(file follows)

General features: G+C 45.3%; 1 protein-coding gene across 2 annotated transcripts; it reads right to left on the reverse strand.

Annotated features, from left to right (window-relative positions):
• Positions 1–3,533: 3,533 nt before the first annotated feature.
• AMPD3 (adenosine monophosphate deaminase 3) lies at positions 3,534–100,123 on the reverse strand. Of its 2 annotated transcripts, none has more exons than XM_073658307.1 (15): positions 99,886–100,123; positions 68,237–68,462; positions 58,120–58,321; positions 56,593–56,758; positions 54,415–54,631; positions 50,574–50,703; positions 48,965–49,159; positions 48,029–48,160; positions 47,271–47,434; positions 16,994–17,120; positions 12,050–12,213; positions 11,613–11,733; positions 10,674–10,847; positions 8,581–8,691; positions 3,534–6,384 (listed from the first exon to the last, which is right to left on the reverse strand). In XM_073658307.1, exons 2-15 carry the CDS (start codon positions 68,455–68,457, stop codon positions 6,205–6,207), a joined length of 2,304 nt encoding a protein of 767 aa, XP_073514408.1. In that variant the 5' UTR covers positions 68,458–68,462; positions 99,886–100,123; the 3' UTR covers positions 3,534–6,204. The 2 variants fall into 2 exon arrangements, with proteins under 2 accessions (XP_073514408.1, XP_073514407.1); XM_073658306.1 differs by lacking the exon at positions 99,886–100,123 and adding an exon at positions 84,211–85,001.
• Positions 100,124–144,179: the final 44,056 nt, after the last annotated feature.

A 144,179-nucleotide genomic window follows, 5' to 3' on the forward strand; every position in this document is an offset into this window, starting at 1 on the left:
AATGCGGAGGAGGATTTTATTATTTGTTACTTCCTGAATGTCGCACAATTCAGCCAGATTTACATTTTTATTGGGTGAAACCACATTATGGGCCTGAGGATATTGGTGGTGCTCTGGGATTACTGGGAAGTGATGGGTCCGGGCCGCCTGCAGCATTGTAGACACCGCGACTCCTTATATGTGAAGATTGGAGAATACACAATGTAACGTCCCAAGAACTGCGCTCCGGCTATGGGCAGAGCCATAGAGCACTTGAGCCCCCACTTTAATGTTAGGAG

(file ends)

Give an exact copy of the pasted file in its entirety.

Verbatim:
General features: G+C 45.3%; 1 protein-coding gene across 2 annotated transcripts; it reads right to left on the reverse strand.

Annotated features, from left to right (window-relative positions):
• Positions 1–3,533: 3,533 nt before the first annotated feature.
• AMPD3 (adenosine monophosphate deaminase 3) lies at positions 3,534–100,123 on the reverse strand. Of its 2 annotated transcripts, none has more exons than XM_073658307.1 (15): positions 99,886–100,123; positions 68,237–68,462; positions 58,120–58,321; positions 56,593–56,758; positions 54,415–54,631; positions 50,574–50,703; positions 48,965–49,159; positions 48,029–48,160; positions 47,271–47,434; positions 16,994–17,120; positions 12,050–12,213; positions 11,613–11,733; positions 10,674–10,847; positions 8,581–8,691; positions 3,534–6,384 (listed from the first exon to the last, which is right to left on the reverse strand). In XM_073658307.1, exons 2-15 carry the CDS (start codon positions 68,455–68,457, stop codon positions 6,205–6,207), a joined length of 2,304 nt encoding a protein of 767 aa, XP_073514408.1. In that variant the 5' UTR covers positions 68,458–68,462; positions 99,886–100,123; the 3' UTR covers positions 3,534–6,204. The 2 variants fall into 2 exon arrangements, with proteins under 2 accessions (XP_073514408.1, XP_073514407.1); XM_073658306.1 differs by lacking the exon at positions 99,886–100,123 and adding an exon at positions 84,211–85,001.
• Positions 100,124–144,179: the final 44,056 nt, after the last annotated feature.

A 144,179-nucleotide genomic window follows, 5' to 3' on the forward strand; every position in this document is an offset into this window, starting at 1 on the left:
AATGCGGAGGAGGATTTTATTATTTGTTACTTCCTGAATGTCGCACAATTCAGCCAGATTTACATTTTTATTGGGTGAAACCACATTATGGGCCTGAGGATATTGGTGGTGCTCTGGGATTACTGGGAAGTGATGGGTCCGGGCCGCCTGCAGCATTGTAGACACCGCGACTCCTTATATGTGAAGATTGGAGAATACACAATGTAACGTCCCAAGAACTGCGCTCCGGCTATGGGCAGAGCCATAGAGCACTTGAGCCCCCACTTTAATGTTAGGAG